Ultimately, the Court upheld the High Court’s decision, refusing to intervene in the absence of compelling grounds to condone the delay. It emphasized the paramountcy of adherence to legal timelines and the imperative of balancing justice with procedural rigor.

In the realm of legal proceedings, time is of the essence, and the case law discussed serves as a stark reminder of the consequences of delay. Upholding the sanctity of limitation periods, the Supreme Court’s judgment underscores the need for parties to approach litigation with diligence and foresight, lest they risk forfeiture of their rights. As legal battles unfold, the scales of justice remain finely calibrated, weighing the merits of each case against the imperative of timely recourse to legal remedies.

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Judgement Reviewed by – Chiraag K A

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“Supreme Court Rules Out Easement by Necessity in Presence of Alternative Property Access”

Case title: Manisha Mahendra Gala & Ors. V. Shalini Bhagwan Avatramani & Ors.

Case no.: Civil Appeal No. 9643 Of 2010

Dated on: 10th April 2024

Quorum: Justice Pankaj Mithal and Justice Prashant Kumar Mishra

FACTS OF THE CASE

In the legal realm, disputes often arise over property rights, particularly when it comes to access and usage of shared pathways or roads. The case of Manisha Mahendra Gala & Ors. vs. Shalini Bhagwan Avatramani & Ors., hereafter referred to as the Gala case, delves into the intricacies of easementary rights over a 20ft. wide road situated on land owned by the respondents, the Ramani family. The Supreme Court of India, through its judgment dated April 10, 2024, provided a detailed analysis of the facts, submissions, issues, and the ultimate legal decision.

The dispute revolves around a 20ft. wide road located on Survey No.57 Hissa No.13A/1, presently owned by the Ramani family. The appellants, Gala family, claimed easementary rights over this road for access to their property, Survey No. 48 Hissa No.15. The Gala family argued that they had been using the road for many years and that their access to their land depended solely on this pathway. The case stemmed from two separate suits: Suit No.14 of 1994 filed by Joki Woler Ruzer (later succeeded by Mahendra Gala and then the Gala family) for declaration of easementary rights, and Suit No.7 of 1996 filed by the Ramani family to declare the Gala family’s lack of rights over the road.

CONTENTIONS OF THE APPELLANT

The appellants, represented by senior counsel Shri Huzefa Ahmadi, contended that the Gala family’s usage of the road for many years granted them easementary rights. They also argued that the Sale Deed dated 17.09.1994, transferring land to Mahendra Gala, acknowledged their right of way over the road.

CONTENTIONS OF THE RESPONDENTS

On the other hand, the respondents, represented by counsel Shri Devansh Anoop Mohta, disputed the Gala family’s claims, asserting that they had no legal right to the road.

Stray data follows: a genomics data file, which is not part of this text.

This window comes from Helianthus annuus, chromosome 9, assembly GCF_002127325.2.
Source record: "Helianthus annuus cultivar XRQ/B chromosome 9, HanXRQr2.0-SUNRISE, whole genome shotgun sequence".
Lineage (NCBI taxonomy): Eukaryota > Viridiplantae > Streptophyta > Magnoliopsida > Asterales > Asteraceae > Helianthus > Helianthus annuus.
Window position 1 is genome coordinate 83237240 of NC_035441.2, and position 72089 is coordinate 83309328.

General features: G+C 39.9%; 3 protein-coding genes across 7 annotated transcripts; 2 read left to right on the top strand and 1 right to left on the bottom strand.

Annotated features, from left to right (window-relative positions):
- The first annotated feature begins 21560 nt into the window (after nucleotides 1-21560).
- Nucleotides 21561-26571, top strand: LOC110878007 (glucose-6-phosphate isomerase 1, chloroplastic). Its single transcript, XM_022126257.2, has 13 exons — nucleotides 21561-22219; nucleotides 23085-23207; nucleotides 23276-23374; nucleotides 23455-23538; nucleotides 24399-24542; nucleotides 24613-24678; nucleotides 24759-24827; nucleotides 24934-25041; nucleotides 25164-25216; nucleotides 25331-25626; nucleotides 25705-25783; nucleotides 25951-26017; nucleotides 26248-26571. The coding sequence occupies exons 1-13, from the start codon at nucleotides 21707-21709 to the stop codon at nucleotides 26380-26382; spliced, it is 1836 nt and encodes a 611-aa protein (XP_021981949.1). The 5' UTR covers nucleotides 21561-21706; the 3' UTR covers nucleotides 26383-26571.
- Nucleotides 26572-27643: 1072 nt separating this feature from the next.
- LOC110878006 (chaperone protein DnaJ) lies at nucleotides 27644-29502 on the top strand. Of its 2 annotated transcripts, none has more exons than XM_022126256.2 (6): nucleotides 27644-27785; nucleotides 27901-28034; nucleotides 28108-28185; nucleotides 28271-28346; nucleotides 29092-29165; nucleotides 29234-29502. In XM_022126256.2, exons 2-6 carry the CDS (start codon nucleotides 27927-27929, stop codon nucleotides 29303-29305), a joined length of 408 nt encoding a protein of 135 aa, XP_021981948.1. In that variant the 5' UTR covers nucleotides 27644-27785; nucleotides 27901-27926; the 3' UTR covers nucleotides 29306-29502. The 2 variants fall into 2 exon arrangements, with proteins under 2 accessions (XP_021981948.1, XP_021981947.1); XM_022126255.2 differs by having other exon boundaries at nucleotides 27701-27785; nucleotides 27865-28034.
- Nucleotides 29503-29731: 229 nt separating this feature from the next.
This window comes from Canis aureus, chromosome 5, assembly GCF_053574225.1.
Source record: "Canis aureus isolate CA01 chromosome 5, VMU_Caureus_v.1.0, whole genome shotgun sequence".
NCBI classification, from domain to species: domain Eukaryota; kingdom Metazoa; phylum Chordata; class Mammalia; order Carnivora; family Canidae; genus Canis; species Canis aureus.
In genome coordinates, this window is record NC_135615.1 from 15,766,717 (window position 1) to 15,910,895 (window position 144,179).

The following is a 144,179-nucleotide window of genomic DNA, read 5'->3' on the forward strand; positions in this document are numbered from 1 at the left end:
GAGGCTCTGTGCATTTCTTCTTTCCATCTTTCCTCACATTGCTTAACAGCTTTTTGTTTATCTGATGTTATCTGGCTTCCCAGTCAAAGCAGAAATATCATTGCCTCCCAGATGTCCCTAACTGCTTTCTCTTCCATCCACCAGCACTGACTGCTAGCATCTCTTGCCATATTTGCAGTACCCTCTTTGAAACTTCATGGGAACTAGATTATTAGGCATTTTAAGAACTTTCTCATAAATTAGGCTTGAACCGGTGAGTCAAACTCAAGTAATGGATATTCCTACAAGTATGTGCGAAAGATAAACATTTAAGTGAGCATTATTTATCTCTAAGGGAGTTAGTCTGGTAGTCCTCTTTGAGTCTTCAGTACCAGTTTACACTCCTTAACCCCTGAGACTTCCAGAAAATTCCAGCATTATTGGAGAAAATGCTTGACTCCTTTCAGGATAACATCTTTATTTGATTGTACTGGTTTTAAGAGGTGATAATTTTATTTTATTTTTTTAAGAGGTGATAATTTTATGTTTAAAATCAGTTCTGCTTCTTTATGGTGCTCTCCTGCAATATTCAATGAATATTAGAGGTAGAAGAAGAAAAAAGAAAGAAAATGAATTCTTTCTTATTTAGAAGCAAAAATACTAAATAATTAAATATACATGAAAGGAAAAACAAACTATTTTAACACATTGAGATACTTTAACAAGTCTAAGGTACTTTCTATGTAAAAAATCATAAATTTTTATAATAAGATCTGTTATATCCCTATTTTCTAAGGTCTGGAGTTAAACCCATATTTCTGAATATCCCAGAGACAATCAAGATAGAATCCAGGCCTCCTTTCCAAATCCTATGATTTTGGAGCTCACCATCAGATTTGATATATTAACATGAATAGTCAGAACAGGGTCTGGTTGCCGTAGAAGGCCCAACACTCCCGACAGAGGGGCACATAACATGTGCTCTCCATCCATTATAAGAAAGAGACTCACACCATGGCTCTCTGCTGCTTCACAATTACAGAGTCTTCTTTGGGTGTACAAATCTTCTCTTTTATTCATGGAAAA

ISSUE

  • Whether the appellants have acquired easementary rights over the disputed road.
  • Whether the findings of the lower courts were valid and justifiable.
  • Whether the Sale Deed dated 17.09.1994 conferred easementary rights.

COURT’S ANALYSIS AND JUDGEMENT

The Court analyzed the evidence presented and legal precedents. It concluded that the appellants failed to establish uninterrupted use of the road for over 20 years, a requirement for acquiring easementary rights by prescription. The Sale Deed did not confer such rights, as the appellants’ predecessors did not possess them. Additionally, the Court rejected the argument of easementary rights by necessity, as there was an alternative access route available. It upheld the decisions of the lower courts, dismissing the appellants’ appeals.

The Supreme Court dismissed the appeals, ruling that the appellants had not acquired easementary rights over the disputed road. The judgement reaffirmed the principle that factual findings of lower courts can be reviewed by appellate courts, and highlighted the importance of clear evidence in establishing legal rights.

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Judgement Reviewed by – Chiraag K A

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Calcutta High Court held that when documentary evidence is available the oral testimony of witness is not sufficient to rebut its probative value.

Case Title: Minati Bhadra & Ors. Vs Dilip Kr. Bhadra & Ors.

Case No: S.A. 406 of 2016

Decided on: 19th October, 2023

CORAM: Hon’ble Justice Siddhartha Roy Chowdhury

 

Facts of the Case

This appeal challenges the judgement and decree passed by learned Additional District Judge, 1st Court, Jangipur, Murshidabad.

The plaintiff, son of Chabi Rani Bhadra and Aswini Bhadra, filed the suit for partition stating, inter alia, that Chabi Rani Bhadra was the original owner of the suit property which was acquired by purchase and Chabi Rani died intestate on 15th March, 1984 and she was survived by her husband Aswini and son Dilip Kumar Bhadra who thus acquired the property by inheritance.